A gallant hero has been killed in action just hours before he was due to be recognised in a battlefield ceremony with the Military Medal.
Private Thomas Downes, 28, of Foxton and a former gardener at Hill Crest in Market Harborough, was also due to be promoted to the rank of corporal. His mother has now been sent ‘a piece of the ribbon’ for the award.
The poignant story is one of many in the November 13, 1917, edition of the Market Harborough Advertiser, which contains news of seven courageous deaths of local men killed in the final bloody days of the Third Battle of Ypres.
The account of Downes’ death is particularly detailed, which is unusual for this period of the war when stories were mainly brief and sanitised with broad-ranging patriotic words of sympathy.
Early in the war the Advertiser had flouted the Government’s censorship rules and published harrowing accounts of drudgery, bravery and death supplied in the surprisingly literate letters of men in France and Flanders.
The story of Downes is reminiscent of those early accounts. Is this an angry backlash at the length and tragedy of the conflict? Remember this particular battle is renowned for being fought in a mud bath as France had suffered one of its rainiest summers on record. And, of course, the soldiers were led by General Haig who was increasingly known – at least by anyone whose very short life belonged in the trenches – as ‘the Butcher’.
The unvarnished story is recounted by Downes’ company captain in a letter to the family. “We were in the most exposed part, as well as being the farthest forward. One shell had burst right in the trench and wounded several men, another killed one man, wounded three”
In a classic case of understatement the captain says: “We were generally shook up.”
The shell burst midway between the captain and Downes but neither was hit. The captain continues: “Downes was standing sentry over the Lewis gun, which as you know is a small machine gun. When I had picked myself up I went across to the Lewis gun and found Private Downes still there, quite cool.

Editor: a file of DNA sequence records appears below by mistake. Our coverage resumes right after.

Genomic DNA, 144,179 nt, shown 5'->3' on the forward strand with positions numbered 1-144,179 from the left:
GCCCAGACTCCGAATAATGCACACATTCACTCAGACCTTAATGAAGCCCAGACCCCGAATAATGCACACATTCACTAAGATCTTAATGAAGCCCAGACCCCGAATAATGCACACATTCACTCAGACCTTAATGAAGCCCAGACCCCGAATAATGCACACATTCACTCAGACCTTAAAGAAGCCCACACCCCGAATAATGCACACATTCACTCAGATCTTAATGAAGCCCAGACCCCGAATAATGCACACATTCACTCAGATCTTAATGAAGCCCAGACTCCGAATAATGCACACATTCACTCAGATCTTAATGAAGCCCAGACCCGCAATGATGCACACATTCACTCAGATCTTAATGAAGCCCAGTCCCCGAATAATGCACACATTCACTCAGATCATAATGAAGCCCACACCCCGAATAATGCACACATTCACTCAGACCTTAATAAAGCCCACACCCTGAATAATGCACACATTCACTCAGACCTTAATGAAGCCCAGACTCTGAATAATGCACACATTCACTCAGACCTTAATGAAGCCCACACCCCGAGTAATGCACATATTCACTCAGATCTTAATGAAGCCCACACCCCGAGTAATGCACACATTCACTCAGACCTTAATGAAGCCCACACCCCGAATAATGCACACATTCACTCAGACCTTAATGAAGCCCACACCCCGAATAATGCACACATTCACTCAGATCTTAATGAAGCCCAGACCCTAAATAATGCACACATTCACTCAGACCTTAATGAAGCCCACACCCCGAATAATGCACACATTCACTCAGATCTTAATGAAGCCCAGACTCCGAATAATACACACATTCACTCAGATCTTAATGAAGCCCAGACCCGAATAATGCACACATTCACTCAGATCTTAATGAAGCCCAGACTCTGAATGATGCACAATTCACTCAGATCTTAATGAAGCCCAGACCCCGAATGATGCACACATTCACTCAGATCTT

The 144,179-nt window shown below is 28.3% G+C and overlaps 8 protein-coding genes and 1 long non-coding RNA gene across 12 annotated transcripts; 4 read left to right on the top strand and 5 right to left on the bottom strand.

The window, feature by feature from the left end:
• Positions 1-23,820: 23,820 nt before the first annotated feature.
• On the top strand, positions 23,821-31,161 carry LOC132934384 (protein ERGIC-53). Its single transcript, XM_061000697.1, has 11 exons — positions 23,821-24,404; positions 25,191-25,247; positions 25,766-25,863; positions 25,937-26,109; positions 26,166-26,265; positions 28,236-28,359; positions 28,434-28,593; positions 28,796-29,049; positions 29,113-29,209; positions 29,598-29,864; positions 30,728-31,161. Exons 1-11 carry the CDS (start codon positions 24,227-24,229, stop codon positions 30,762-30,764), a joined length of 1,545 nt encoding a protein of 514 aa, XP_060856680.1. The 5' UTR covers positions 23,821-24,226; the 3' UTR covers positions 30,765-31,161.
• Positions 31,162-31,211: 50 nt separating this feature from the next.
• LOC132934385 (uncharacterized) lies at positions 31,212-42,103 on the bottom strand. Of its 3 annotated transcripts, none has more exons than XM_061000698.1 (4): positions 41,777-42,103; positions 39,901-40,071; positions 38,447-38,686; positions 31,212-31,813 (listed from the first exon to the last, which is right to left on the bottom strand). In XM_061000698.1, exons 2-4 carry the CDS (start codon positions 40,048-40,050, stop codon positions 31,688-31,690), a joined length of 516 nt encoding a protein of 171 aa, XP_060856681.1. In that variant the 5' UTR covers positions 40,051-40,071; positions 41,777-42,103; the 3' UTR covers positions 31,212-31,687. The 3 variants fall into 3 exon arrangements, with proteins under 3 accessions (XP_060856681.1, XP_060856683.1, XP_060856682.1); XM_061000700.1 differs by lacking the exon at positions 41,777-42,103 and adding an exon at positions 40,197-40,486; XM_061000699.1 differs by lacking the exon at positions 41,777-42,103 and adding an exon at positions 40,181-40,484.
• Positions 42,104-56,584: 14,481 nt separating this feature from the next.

“I asked if the gun was all right and he answered, quite naturally and coolly, that it was and that he had already tested it. In other words, in ten or fifteen seconds he had recovered himself, cleared the gun and fired it: a very fine example of coolness and courage.”
There are no specifics about the next few moments but it appears that another shell landed closer and found its mark. Another friend of Downes – Second Lieutenant R Hall and formerly of Market Harborough – says in a letter that ‘a shell burst only a few yards’ away and ‘death was instantaneous’.
A detailed account is provided about another tragedy, the death of Lieutenant Corporal Arthur Dolley, 34, of Patrick Street, Little Bowden.
The news comes from Sergeant J Rhodes, a former schoolmaster in Lubenham, who says Dolley ‘was in the same trench as his platoon’.
“A shell dropped on the edge and killed three and seriously wounded one. They were attended to at once by his friends but death was instantaneous.”
At least Dolley’s body was recovered – many men in the First World War were literally blown to pieces – and his friends ‘buried him the same night and put a board over the grave’.
It appears that Dolley, who had previously seen a lot of severe fighting and had been slightly wounded, had been home on leave just a couple of weeks before he died. Is it a coincidence or had he let down his guard when he returned to the horrors of the front?
The words ‘shell’ and ‘died instantaneously’ are also to be found in stories about Private A J Patchett of Mill Hill, Market Harborough, and Gunner C Litchfield of Great Bowden. Both were killed in separate actions by shells.
Patchett, who was just 19, had left his job at R and W H Symington’s and joined up at the beginning of the war. Litchfield, who was married, had worked at Caxton Type Foundry before moving to the Isle of Wight where he was a warder at Camp Hill Prison.
There is also a brief story about the death of Private John Boothaway of Foxton, who has been killed in action.
And there are photographs and brief captions of Private Ernest Buckmaster of Caxton Street, Market Harborough, and Corporal Horace Mathews of Husbands Bosworth. They were both killed in action in early October.
It seems strange timing to print the photographs – the death of Buckmaster appears to have never been mentioned in the Advertiser before while Mathews’ death had been reported in an edition three weeks earlier.
- This column is published every Monday by John Dilley on the Newspapers and the Great War website and will continue until the 100th anniversary of the final armistice in November 2018.
- My fellow researcher and De Montfort University lecturer David Penman is conducting a similar real-time project with the Ashbourne Telegraph. Check out his Great War Reports.
- Check out this week’s Harborough Mail for current news from the Market Harborough area.